The Malpractice Problem
We can't have health care reform without tort reform.
12:00 AM, Oct 27, 2009 • By STANLEY GOLDFARB
The extra imaging study, the extra day in hospital at the end of an admission, the repetitive laboratory testing, the admission to the hospital to be "sure" about the diagnosis are all inherent in the culture of American medical care. The avoidance of litigation has become ingrained into all aspects of medical care. Since physicians are not liable for the increased costs of care but are liable for any error or missed diagnosis, it would be foolish for them to act in any other fashion. The costs of this mindset cannot be easily assessed by surveys.
No one can identify how the current health care bills being debated and apparently continuously modified in Congress will reduce the cost of health care. They may produce a reduction in insurance premiums for some, but just paying less for health care does not magically produce a diminution in the actual cost of health care. The latter would only occur if there were large profits in the overall health care enterprise that could be trimmed without changing the basic character of the system. But no one has identified such profits. The president points to for-profit insurance companies, but for-profit insurance companies only make up 25 percent of the system and they are not that profitable, ranking 85th among all U.S. industries. "Reform" will redistribute the money, not reduce the overall cost. This is pretty much what the American Health Insurance Plans study, so denigrated by the president, concluded. Unless the costs of health care fall, lowering insurance payments in one segment of the populace will inevitably cause an increase for some other group.
There is much that can be done to make our system more efficient. Tort reform is a great place to start. Medical errors are common and fairness demands that compensation be paid when someone is injured. However, the price for the current system is enormous. The view from the left is that the direct costs of the current malpractice system -- the actual payout of dollars in lawsuits -- are pretty minimal compared to overall health care spending. The indirect costs, the use of tests and procedures to avoid lawsuits, are also said to be overstated in studies, as those who answer surveys about this issue are assumed to be biased. The view from the right is precisely the opposite and ascribes an important component of health care spending to malpractice costs. This view also blames the lawyers.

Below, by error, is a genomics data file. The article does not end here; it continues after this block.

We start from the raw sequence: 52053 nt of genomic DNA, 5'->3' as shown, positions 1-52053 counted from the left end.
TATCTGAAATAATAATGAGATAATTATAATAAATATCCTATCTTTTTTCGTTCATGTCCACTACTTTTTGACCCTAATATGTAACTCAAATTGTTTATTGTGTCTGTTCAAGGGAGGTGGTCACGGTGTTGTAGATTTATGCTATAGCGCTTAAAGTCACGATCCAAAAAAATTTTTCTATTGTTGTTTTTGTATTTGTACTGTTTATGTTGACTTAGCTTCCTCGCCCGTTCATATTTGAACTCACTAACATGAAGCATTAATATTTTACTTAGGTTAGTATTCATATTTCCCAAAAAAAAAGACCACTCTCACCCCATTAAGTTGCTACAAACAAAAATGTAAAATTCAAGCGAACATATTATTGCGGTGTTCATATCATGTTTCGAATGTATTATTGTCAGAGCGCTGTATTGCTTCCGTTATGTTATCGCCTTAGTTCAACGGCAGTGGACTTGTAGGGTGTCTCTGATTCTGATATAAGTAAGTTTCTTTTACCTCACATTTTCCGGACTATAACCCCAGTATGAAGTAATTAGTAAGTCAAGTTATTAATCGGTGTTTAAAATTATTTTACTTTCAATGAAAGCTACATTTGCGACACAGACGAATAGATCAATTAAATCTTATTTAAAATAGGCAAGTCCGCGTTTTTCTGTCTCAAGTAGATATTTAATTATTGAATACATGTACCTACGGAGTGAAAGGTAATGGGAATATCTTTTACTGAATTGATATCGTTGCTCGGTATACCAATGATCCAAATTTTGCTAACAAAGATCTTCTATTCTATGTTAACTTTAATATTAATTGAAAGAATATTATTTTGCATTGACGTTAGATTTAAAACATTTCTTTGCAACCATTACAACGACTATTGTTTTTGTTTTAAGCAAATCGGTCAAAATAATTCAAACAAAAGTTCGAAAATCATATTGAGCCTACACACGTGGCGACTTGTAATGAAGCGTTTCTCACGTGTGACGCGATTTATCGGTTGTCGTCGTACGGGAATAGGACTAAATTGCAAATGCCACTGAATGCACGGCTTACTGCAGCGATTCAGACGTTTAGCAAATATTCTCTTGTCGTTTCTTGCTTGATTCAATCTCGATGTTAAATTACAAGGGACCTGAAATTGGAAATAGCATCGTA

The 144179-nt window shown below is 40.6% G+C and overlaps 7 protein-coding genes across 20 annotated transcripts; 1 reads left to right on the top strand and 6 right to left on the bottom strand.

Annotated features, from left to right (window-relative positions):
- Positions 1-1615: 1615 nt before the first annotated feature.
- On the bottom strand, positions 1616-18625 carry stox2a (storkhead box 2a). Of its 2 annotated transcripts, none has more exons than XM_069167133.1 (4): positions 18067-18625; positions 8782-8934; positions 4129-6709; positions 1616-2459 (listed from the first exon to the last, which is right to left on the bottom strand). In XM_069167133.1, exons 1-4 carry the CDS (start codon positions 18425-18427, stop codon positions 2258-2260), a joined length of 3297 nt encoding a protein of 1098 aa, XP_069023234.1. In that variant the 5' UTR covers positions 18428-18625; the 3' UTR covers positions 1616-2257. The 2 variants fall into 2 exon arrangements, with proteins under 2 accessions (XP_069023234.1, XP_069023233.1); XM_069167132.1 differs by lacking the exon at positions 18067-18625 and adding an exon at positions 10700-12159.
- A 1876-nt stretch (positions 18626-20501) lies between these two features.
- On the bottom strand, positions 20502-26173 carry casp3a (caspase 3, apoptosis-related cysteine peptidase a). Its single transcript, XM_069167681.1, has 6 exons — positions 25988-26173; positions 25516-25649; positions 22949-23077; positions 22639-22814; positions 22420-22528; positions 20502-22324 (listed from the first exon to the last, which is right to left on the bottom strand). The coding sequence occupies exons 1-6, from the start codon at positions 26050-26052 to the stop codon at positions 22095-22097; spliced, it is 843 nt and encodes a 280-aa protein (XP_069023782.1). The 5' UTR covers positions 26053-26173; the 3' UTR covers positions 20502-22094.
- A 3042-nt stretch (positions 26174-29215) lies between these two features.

The experience in Texas, where there is a law capping payments for pain and suffering to $250,000, suggests some benefit. For example, as reported in the Wall Street Journal, malpractice suits have been dramatically reduced. The year before the caps on pain and suffering payments took effect, there were over 1,100 medical liability suits filed in Dallas. Only 142 cases were filed in 2004. In addition, there was a surge of physicians entering Texas to set up practice as malpractice premiums fell by about 50 percent. Texas also is actually a state with low health care spending. According to the National Center for Policy Analysis, although Texas is fifth highest in Medicare spending per capita, it is 43rd in per capita spending for the state's entire population. Whether the malpractice caps in Texas account in any way for these data is uncertain but the pattern is encouraging.
New approaches that do more than simply reduce the direct payouts for patient injury and for insurance premiums are needed. Medical courts where experts decide the legitimacy of a lawsuit and assign responsibility for any errors are worthy of careful study as a potential answer to the problem along with control of malpractice premiums and payouts for pain and suffering. The current malpractice system has contributed to an overall health care system that is inefficient. The large awards to a few have contributed to the unsustainable costs for many. This should not persist. Cutting the cost of health care will require a real reduction in the costs associated with delivering care, not just the cost of health insurance premiums.
Stanley Goldfarb MD is associate dean of clinical education at the University of Pennsylvania School of Medicine and a nephrologist.